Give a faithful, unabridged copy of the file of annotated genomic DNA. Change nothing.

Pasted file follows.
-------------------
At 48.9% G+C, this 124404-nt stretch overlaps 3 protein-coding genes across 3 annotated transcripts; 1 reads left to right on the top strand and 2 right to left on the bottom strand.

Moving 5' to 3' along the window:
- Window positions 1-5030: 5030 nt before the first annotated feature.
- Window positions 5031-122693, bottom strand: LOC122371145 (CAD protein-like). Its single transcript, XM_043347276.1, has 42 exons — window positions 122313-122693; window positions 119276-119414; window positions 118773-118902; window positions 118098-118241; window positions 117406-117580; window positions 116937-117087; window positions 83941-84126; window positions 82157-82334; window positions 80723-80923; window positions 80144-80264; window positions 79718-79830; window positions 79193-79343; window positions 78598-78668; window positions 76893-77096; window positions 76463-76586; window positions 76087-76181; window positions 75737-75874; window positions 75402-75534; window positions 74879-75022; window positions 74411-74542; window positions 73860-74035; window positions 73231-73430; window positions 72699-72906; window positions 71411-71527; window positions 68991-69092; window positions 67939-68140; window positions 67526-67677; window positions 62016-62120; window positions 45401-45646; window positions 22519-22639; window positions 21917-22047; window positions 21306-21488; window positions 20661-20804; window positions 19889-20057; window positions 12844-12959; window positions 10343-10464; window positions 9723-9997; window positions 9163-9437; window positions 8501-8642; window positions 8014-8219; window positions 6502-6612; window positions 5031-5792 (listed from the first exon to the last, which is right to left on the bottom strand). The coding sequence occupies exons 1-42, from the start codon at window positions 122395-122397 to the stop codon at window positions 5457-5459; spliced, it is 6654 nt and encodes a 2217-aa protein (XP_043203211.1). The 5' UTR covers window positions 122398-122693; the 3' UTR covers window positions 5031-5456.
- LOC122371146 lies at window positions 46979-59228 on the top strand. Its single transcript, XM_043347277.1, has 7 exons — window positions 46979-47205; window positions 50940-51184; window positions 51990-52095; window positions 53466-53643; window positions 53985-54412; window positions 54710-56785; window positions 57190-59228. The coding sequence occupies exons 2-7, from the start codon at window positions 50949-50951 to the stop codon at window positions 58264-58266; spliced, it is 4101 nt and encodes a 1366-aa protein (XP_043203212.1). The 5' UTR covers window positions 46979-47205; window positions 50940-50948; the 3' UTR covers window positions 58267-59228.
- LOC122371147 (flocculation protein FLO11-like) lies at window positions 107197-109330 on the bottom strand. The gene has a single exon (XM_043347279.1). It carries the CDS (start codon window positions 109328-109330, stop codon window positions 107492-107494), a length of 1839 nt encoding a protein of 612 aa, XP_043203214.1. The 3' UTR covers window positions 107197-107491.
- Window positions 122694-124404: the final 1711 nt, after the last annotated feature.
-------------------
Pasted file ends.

At 48.9% G+C, this 124404-nt stretch overlaps 3 protein-coding genes across 3 annotated transcripts; 1 reads left to right on the top strand and 2 right to left on the bottom strand.

Moving 5' to 3' along the window:
- Window positions 1-5030: 5030 nt before the first annotated feature.
- Window positions 5031-122693, bottom strand: LOC122371145 (CAD protein-like). Its single transcript, XM_043347276.1, has 42 exons — window positions 122313-122693; window positions 119276-119414; window positions 118773-118902; window positions 118098-118241; window positions 117406-117580; window positions 116937-117087; window positions 83941-84126; window positions 82157-82334; window positions 80723-80923; window positions 80144-80264; window positions 79718-79830; window positions 79193-79343; window positions 78598-78668; window positions 76893-77096; window positions 76463-76586; window positions 76087-76181; window positions 75737-75874; window positions 75402-75534; window positions 74879-75022; window positions 74411-74542; window positions 73860-74035; window positions 73231-73430; window positions 72699-72906; window positions 71411-71527; window positions 68991-69092; window positions 67939-68140; window positions 67526-67677; window positions 62016-62120; window positions 45401-45646; window positions 22519-22639; window positions 21917-22047; window positions 21306-21488; window positions 20661-20804; window positions 19889-20057; window positions 12844-12959; window positions 10343-10464; window positions 9723-9997; window positions 9163-9437; window positions 8501-8642; window positions 8014-8219; window positions 6502-6612; window positions 5031-5792 (listed from the first exon to the last, which is right to left on the bottom strand). The coding sequence occupies exons 1-42, from the start codon at window positions 122395-122397 to the stop codon at window positions 5457-5459; spliced, it is 6654 nt and encodes a 2217-aa protein (XP_043203211.1). The 5' UTR covers window positions 122398-122693; the 3' UTR covers window positions 5031-5456.
- LOC122371146 lies at window positions 46979-59228 on the top strand. Its single transcript, XM_043347277.1, has 7 exons — window positions 46979-47205; window positions 50940-51184; window positions 51990-52095; window positions 53466-53643; window positions 53985-54412; window positions 54710-56785; window positions 57190-59228. The coding sequence occupies exons 2-7, from the start codon at window positions 50949-50951 to the stop codon at window positions 58264-58266; spliced, it is 4101 nt and encodes a 1366-aa protein (XP_043203212.1). The 5' UTR covers window positions 46979-47205; window positions 50940-50948; the 3' UTR covers window positions 58267-59228.
- LOC122371147 (flocculation protein FLO11-like) lies at window positions 107197-109330 on the bottom strand. The gene has a single exon (XM_043347279.1). It carries the CDS (start codon window positions 109328-109330, stop codon window positions 107492-107494), a length of 1839 nt encoding a protein of 612 aa, XP_043203214.1. The 3' UTR covers window positions 107197-107491.
- Window positions 122694-124404: the final 1711 nt, after the last annotated feature.